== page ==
In December 2018, as reported herein, the United States Court of Appeals for the 9th Circuit decided Biel v St. James School, 911 F3d 603 (9th Cir. 2018), by holding that the school teacher could sue the Catholic school making federal employment law claims. The 9th Circuit held that being required to teach Catholic religion thirty minutes a day was “no religious requirement for her position.” Likewise, the requirement, and the apparently mandatory training that went with it, that Catholic religious doctrine be incorporated in other lessons was “no religious requirement for her position.”

An appeal was taken to the 9th Circuit En Banc. This is a not often used procedure by which the three judge panel opinion could be accepted for review by all the sitting judges of the court of appeals for the 9th Circuit. In Biel v St. James School, Slip Op. (9th Cir. 2019), the majority of the 9th Circuit judges did not vote to review the three judge panel decision reported in 2018. However, nine of the 9th Circuit appellate judges dissented from the denial of en banc review. The 9th Circuit is authorized to employ 29 appellate judges appointed by the President and confirmed by the Senate. The dissent criticized the original panel decision in a written opinion, which is unusual. The dissent took the factual position, summarized above, the school teacher was religious enough to trigger First Amendment protections for the Catholic school and disqualify the school teacher from suing pursuant to federal employment statutes. The dissent noted the 9th Circuit was by its opinion at odds with the decision of the other United States Courts of Appeal. Also, the dissent alleged the legal test the 9th Circuit developed conflicted directly with the leading decision of the United States Supreme Court in Hosanna-Tabor Evangelical Lutheran Church & School v E.E.O.C., 565 US 171 (2012).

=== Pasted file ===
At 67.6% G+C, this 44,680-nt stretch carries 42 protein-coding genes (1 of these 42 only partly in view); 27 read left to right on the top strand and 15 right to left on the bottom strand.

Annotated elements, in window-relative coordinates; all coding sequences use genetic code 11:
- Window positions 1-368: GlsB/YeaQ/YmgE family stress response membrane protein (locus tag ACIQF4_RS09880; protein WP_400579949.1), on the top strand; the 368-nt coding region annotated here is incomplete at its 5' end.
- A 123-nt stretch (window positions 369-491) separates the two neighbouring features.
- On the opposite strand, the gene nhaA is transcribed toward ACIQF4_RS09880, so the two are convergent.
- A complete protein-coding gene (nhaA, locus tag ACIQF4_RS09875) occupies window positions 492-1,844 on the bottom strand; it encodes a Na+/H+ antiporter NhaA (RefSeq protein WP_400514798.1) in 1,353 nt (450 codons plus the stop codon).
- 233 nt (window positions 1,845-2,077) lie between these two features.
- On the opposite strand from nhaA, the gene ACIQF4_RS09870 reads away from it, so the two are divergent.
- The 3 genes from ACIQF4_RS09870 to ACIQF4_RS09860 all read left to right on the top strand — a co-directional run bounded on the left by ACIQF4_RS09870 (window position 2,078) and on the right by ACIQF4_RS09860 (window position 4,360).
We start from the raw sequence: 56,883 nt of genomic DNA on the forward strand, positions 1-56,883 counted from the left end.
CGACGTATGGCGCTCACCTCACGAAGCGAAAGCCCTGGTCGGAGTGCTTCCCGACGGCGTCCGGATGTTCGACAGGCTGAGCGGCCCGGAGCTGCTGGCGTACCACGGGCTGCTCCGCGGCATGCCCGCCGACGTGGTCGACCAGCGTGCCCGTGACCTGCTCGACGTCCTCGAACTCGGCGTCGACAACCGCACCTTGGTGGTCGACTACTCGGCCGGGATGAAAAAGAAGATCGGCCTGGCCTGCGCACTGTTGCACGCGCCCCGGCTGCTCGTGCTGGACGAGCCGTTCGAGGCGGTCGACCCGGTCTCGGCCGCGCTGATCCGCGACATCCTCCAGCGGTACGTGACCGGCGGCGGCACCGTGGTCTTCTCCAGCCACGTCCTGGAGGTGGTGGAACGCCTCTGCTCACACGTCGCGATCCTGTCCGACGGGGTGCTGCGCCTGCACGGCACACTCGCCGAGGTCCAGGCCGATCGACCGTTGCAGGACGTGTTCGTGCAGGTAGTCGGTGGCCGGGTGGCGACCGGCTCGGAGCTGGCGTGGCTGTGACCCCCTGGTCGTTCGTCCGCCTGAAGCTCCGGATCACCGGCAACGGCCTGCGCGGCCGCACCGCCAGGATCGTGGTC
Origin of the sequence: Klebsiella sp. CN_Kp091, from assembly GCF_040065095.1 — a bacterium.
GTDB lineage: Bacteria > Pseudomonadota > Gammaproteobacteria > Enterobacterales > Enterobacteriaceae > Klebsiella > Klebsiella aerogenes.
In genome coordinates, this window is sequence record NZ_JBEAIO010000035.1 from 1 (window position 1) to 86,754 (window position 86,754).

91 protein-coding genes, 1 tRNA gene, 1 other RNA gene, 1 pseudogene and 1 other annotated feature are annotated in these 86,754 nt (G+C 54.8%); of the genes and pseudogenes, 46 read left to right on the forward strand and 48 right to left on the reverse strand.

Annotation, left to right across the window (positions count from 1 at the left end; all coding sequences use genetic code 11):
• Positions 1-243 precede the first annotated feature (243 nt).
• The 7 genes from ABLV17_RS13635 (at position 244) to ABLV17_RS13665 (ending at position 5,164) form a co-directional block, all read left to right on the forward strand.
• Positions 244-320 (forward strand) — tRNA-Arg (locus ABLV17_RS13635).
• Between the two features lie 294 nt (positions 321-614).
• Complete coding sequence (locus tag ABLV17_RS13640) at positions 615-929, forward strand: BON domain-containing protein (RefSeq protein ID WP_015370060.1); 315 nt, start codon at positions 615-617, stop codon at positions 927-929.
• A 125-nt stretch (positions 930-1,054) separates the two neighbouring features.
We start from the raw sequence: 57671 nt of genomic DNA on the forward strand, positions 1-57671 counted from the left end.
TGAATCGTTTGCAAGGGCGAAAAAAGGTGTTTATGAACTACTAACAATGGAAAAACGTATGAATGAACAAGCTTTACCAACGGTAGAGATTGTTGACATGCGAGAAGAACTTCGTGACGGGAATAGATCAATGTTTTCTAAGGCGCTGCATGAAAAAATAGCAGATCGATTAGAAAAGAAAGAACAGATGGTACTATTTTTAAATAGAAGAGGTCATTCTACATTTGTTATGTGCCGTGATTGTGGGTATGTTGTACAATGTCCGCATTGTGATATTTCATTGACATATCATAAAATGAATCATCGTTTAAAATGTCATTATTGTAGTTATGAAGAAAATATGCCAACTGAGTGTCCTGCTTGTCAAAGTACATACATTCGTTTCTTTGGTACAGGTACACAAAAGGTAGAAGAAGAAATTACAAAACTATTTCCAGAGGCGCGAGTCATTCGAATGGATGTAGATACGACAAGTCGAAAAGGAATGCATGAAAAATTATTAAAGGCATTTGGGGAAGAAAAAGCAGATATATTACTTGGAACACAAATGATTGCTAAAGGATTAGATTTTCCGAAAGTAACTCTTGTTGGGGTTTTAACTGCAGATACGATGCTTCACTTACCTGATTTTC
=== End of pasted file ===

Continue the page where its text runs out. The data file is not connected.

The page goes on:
Will the nine appellate judges of the 9th Circuit that dissented be a loud enough voice to reach the ears of the United States Supreme Court should an application be made for certiorari by St. James Catholic School? For para-church organizations, including church schools, in the western United States, this could be of serious import. If the 9th Circuit decision stands, employment insurance costs, for example, will rise considerably. Indeed, rates may go up across the nation to funnel resources to litigation costs and settlements arising out West that are insured. Organizations that reduced or even eliminated employment litigation insurance coverage, which would be a bad judgment call in any event, may again find themselves at risk.

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